/* You change this test to tailor what your net learns. You can
a simple condition on the output unit number 0 if you are just looking
a TRUE or FALSE answer.
Our default test looks for people not wearing sunglasses. If the
always answers TRUE or always answers FALSE, it will get about a
50% success rate, as half the pictures are with and half without
Try trainng and testing on straight ahead poses with trainstraight.bat
and teststraight.bat, then try on all poses with trainall.bat and
With our default 3 hidden units, for the sunglasses, you'll get
a test success of
about 97% on the straight face, and on the harder problem with varying
poses of all faces, you'll get about 75% success.
To train for other tasts, change the test. If you want to test to
recognize Glickman for instance, you could use this for your first
if (!strcmp(userid, "glickman"))
Careful, as a Glickman-seeking net can seem to do well if you look
percentage of success, but this can be an illusion. A badly trained
just say "NOT GLICKMAN" for every face, and it will USUALLY
be right, as most
faces aren't Glickman! You can see this is what's happening if when
batch file lists all the incorrect answers and they are all pictures
that you said no on!
If you want to just decide if someone is looking up, you could change
the first line to this:
if (!strcmp(pose, "up"))
Again, be careful, as a badly trained net will in fact just say
"NO" for every face, and it'll look like you have 75%
success rate, and if you look at the mistaken
cases you'll in fact find they were all "UP" that you
said no on. Also make sure to train the looking up net on ALL faces,
not on just straight faces as none of those are looking up.
If you are doing a pick one of N answer, you will need to work with
the N output units here.
Make sure you keep in synch the changes at the three possible methods
that you may customize:
(a) the success condition in load_target in imagenet.cpp
(b) the args to new BackPropNN(...) in backprop_face in facetrain.cpp
(c) the evaluate_perormance function in facetrain.cpp
Change only (a) to simply change the type of TRUE/FALSE test you
but consider maybe using more hidden units, which means changing
Change (b) if you want to change the number of hidden or output
Change (a), (b), and (c) if you want to change to a one-of-N decision.
Problem 1: Train a net to recognize sunglasses.(a) change the code
and make a new version of facetrain.exe suitable for this task and
name it shades.exe. Move the new exe into the right location, (b)
run our trainshades.bat file to make a shades.net for recognizing
shades, (c) test it with testshade.bat. Some students say the program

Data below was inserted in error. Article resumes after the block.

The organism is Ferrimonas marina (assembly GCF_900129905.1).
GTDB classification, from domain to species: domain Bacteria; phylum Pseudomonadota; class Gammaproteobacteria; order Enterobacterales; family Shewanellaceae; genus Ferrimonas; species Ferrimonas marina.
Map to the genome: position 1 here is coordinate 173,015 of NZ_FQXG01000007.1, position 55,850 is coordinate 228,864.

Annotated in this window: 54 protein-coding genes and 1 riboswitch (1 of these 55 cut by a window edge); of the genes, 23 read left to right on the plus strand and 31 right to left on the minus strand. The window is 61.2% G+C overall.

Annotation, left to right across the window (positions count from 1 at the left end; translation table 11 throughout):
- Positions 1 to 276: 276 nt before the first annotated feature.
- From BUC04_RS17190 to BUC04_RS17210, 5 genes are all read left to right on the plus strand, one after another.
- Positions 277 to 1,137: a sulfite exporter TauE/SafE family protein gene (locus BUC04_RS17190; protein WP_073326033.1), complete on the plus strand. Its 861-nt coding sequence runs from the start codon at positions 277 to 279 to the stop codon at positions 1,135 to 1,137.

works better if you give it two output units instead of just one
and pick the higher valued one, so you may want to do that.
Problem 2: Make a yes/no pose recoginzer to recognize if the peson
is looking up.
Problem 3: Make a mood recognizer: normal, happy, sad, angry.
Problem 4:. Make a 1-of-20 face recognizer; i.e. implement a neural
net that accepts an image as input, and outputs the userid of the
person. (a) Change the code and make a new recognize.exe and move
it to the testing directory. You will need to implement a different
output encoding so as to distinguish among 20 people. (Hint: use
20 hidden units). (b) Run our trainrecognize.bat file to make a
recognize.net file. You can probably edit the bat file to train
for a longer number of iterations than the default. (c) Use our
testrecognize.bat file to test the net. One student said he got
65% accuracy after something like 1200 training steps. Consider
MItchless notion of preprocessign for pose.
Your homework will be to creat the shades.exe, shades.net and recognize.exe,
and recognize.net files, pose.net and pose.exe, mood.net and mood.exe
see if they work and hand them in on a disk. I will evaulate them
by using some bat files named grade*.bat files. Also hand in short
report (two pages at least) summarizing your conclusions or any
comments you have about additional tests you've done. Your grade
will be based on (a) if your nets work, and, more important, (b)
if your report is clear and (c) you tell me anything interesting.
For higher grade include some pictures and analysis of the weights,
using the two extra programs hidtopgm and outtopgm. To really do
a super report, select one of the addional problems Mitchell mentions
and do some work on it and tell me about it. Or make up one of your
LAST FIX. In the file hidtopgm.cpp, Code VErsion 9 has
It should be